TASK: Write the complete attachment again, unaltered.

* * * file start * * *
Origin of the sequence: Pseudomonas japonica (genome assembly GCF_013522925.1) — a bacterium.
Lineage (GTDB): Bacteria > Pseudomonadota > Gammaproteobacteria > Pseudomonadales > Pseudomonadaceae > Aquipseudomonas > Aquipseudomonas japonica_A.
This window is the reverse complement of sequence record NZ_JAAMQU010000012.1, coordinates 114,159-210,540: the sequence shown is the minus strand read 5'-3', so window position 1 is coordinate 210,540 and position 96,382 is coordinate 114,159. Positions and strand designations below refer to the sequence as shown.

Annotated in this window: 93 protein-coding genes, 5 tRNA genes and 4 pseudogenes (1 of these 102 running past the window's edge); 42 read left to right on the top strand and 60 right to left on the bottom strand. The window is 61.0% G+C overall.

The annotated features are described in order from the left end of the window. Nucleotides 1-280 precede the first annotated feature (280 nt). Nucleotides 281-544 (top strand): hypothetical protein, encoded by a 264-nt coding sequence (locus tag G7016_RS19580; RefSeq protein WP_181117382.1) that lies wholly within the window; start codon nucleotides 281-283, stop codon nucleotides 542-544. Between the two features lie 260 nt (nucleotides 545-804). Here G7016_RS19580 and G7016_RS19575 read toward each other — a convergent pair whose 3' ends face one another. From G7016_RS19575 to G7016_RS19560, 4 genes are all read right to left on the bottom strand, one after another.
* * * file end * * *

Origin of the sequence: Pseudomonas japonica (genome assembly GCF_013522925.1) — a bacterium.
Lineage (GTDB): Bacteria > Pseudomonadota > Gammaproteobacteria > Pseudomonadales > Pseudomonadaceae > Aquipseudomonas > Aquipseudomonas japonica_A.
This window is the reverse complement of sequence record NZ_JAAMQU010000012.1, coordinates 114,159-210,540: the sequence shown is the minus strand read 5'-3', so window position 1 is coordinate 210,540 and position 96,382 is coordinate 114,159. Positions and strand designations below refer to the sequence as shown.

Annotated in this window: 93 protein-coding genes, 5 tRNA genes and 4 pseudogenes (1 of these 102 running past the window's edge); 42 read left to right on the top strand and 60 right to left on the bottom strand. The window is 61.0% G+C overall.

The annotated features are described in order from the left end of the window. Nucleotides 1-280 precede the first annotated feature (280 nt). Nucleotides 281-544 (top strand): hypothetical protein, encoded by a 264-nt coding sequence (locus tag G7016_RS19580; RefSeq protein WP_181117382.1) that lies wholly within the window; start codon nucleotides 281-283, stop codon nucleotides 542-544. Between the two features lie 260 nt (nucleotides 545-804). Here G7016_RS19580 and G7016_RS19575 read toward each other — a convergent pair whose 3' ends face one another. From G7016_RS19575 to G7016_RS19560, 4 genes are all read right to left on the bottom strand, one after another.